McSpedon did not act on behalf of the CIA, but the US Agency for International Development (USAID). According to the Associated Press (AP) news agency, which got access to the project’s secret documents and conducted interviews with several people involved in the project, it was planned to develop a down-to-earth Cuban Twitter that uses cell phone text messages to circumvent Cuba’s strict control of information and its stranglehold over the Internet. In an allusion on Twitter, the project was called ZunZuneo.
The documents leaked to the AP revealed the US government’s plan to initially build” non-controversial content " on a subscriber basis, i.e. sports news, music and current severe weather forecasts. Later, when the network reached a “critical mass” of subscribers, perhaps hundreds of thousands, operators should introduce political content. These should inspire Cubans to organize" smart mobs " (literal translation). In other words, mass gatherings that would summon a “Cuban spring” in the short term or, as one of the USAID documents puts it, to “renegotiate the balance of power between the state and society.”
The technical set-up of the subversive project was entrusted to the US government-affiliated company Creative Associates International, which earned tens of millions of dollars with this and previous projects in Arab countries. At its peak, the project attracted more than 40,000 Cubans to share news and opinions. But its subscribers never knew that it was controlled by the US government or that US contractors were collecting their private data in the hope that it could be used for political purposes. “There is absolutely no mention of the U.S. government involvement, “said a memo from Mobile Accord, one of the project’s 2010 contractors.” This is absolutely critical to the long-term success of the service and mission. USAID spokesman Matt Herrick said the agency was proud of its Cuba programs and noted that Congressional investigators reviewed them in 2013 and determined they were compliant with U.S. law.
The State Department under then Secretary of State Hillary Clinton considered social media an important tool of diplomacy. In a speech at George Washington University in 2011, Clinton declared that the US had helped people in “oppressive Internet environments to bypass filters.” In Tunisia, she said, people used technology to"eliminate and share grievances, which, as we know, helped fuel a movement that led to revolutionary change.”
At the beginning of 2011, however, the beginning of the end of the secret text platform was announced. Creative Associates was annoyed by the failure of the contracting company Mobile Accord to make ZunZuneo self-supporting and independent of the US government. The operation had encountered an unsolvable problem: USAID paid tens of thousands of dollars in SMS fees to Cuba’s communist telecommunications monopoly through a secret bank account and bogus companies. It was not a situation that could afford or justify it-and if it were revealed, it would be embarrassing or worse.
With disruptions and lockdowns, it was gradually uncovered by Cuban intelligence and ended in a vacuum around 2012. The AP investigation was reported by the British Guardian in April 2014 to a wider audience, the affair also found expression in German media, such as the Frankfurter Allgemeine, with the title “Wenn der kubanische Kolibri Unruhe stift”.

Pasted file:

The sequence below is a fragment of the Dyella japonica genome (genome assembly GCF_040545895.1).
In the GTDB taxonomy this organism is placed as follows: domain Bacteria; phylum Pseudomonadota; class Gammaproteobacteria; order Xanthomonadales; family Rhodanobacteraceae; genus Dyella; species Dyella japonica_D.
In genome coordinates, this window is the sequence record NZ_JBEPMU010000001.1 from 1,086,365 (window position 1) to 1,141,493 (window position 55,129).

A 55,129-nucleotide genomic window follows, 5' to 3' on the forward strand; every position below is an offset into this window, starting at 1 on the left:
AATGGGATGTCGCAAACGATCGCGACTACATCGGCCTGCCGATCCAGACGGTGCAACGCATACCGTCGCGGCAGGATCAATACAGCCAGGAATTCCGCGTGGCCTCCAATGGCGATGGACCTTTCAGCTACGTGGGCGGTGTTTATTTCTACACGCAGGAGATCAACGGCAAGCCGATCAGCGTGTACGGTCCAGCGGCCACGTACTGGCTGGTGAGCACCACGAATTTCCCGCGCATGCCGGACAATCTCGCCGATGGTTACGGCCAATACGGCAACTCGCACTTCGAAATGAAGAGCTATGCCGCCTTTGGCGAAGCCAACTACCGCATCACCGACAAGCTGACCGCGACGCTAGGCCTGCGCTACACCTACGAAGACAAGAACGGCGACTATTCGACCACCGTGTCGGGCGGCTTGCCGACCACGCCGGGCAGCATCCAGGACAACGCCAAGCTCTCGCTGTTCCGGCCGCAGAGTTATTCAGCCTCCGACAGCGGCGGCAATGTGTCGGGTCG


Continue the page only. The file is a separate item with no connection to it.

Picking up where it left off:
In force for 59 years, 29 times called for cancellation by the UN: Joe Biden continues blockade and destabilization of Cuba
The long-forgotten but highly explosive digital secret enterprise of USAID regained its topicality on the eve of the conflicts in Cuba.
With an annual vote held since 1992 and suspended in 2020 due to the coronavirus pandemic, the United Nations General Assembly (UN) last June 23rd, by a vote of 184-2 (of the United States and Israel), condemned for the 29th time the US embargo imposed on Cuba by US President John F. Kennedy nearly six decades ago. In a 30-minute official speech, Cuban Foreign Minister Bruno Rodríguez Parrilla compared the embargo to the pandemic, saying, " How the virus suffocates and kills the blockade, and it must stop. Fatherland or death! We will win!".
According to estimates by the Cuban government, the blockade has so far caused more than $ 138 billion in damage. In 2020, the EU Parliament produced the study “Extraterritorial sanctions on trade and investments and European responses”, which strongly warns against the approaches and effects of US embargoes that violate international law.
In 2020 alone, it should have been nearly 4 billion US dollars, which prevented Cuba not only from meeting the needs of oil but also from importing simple vaccination syringes, which are required for the testing and packaging of the Cuban vaccines. The pandemic-induced slump in tourism as the first source of foreign exchange income has had a dramatic effect, which in turn largely finances the purchase of food, which Cuba has been using in its own agriculture up to 70 percent imported from abroad since the prolonged crisis.
The poverty-generating and escalating boycott seems to be of little concern to US governments, whether Republicans or Democrats. “The US agrees with everyone in defending Cuba’s freedom. Cubans, like all people, deserve the right to freedom of expression, freedom of assembly and culture,” was the cynical reaction of Rodney Hunter as political coordinator of the US mission to the UN. “Biden shows little desire to undo Trump’s Cuba policy,” the influential platform The Hill titled the Democrat’s backsliding, which promised during his 2020 election campaign to declare parts of the Cuba embargo null and void. Predecessor Donald Trump had brutally tightened the blockade with 250 new sanctions and, as the last, ridiculous official act by night and fog, had Cuba added to the black list of “terrorism-promoting countries”. The measures provoked an energy and fuel crisis, limited travel of American tourists to the island, as well as transfers from US Cubans to their relatives in Cuba.
While Joe Biden declared before he took office that Trump’s hard line against Cuba had “done nothing to promote democracy and human rights” on the island, the change of system – “regime change” in the jargon of the secret services – is still his goal. Apparently, the Democrats initially rely on “soft power”, namely the increased continuation of the digital, presential and media indoctrination of Cubans, for which Biden immediately had 20 million US dollars reserved for USAID, as the investigative US journalist Tracey Eaton learned.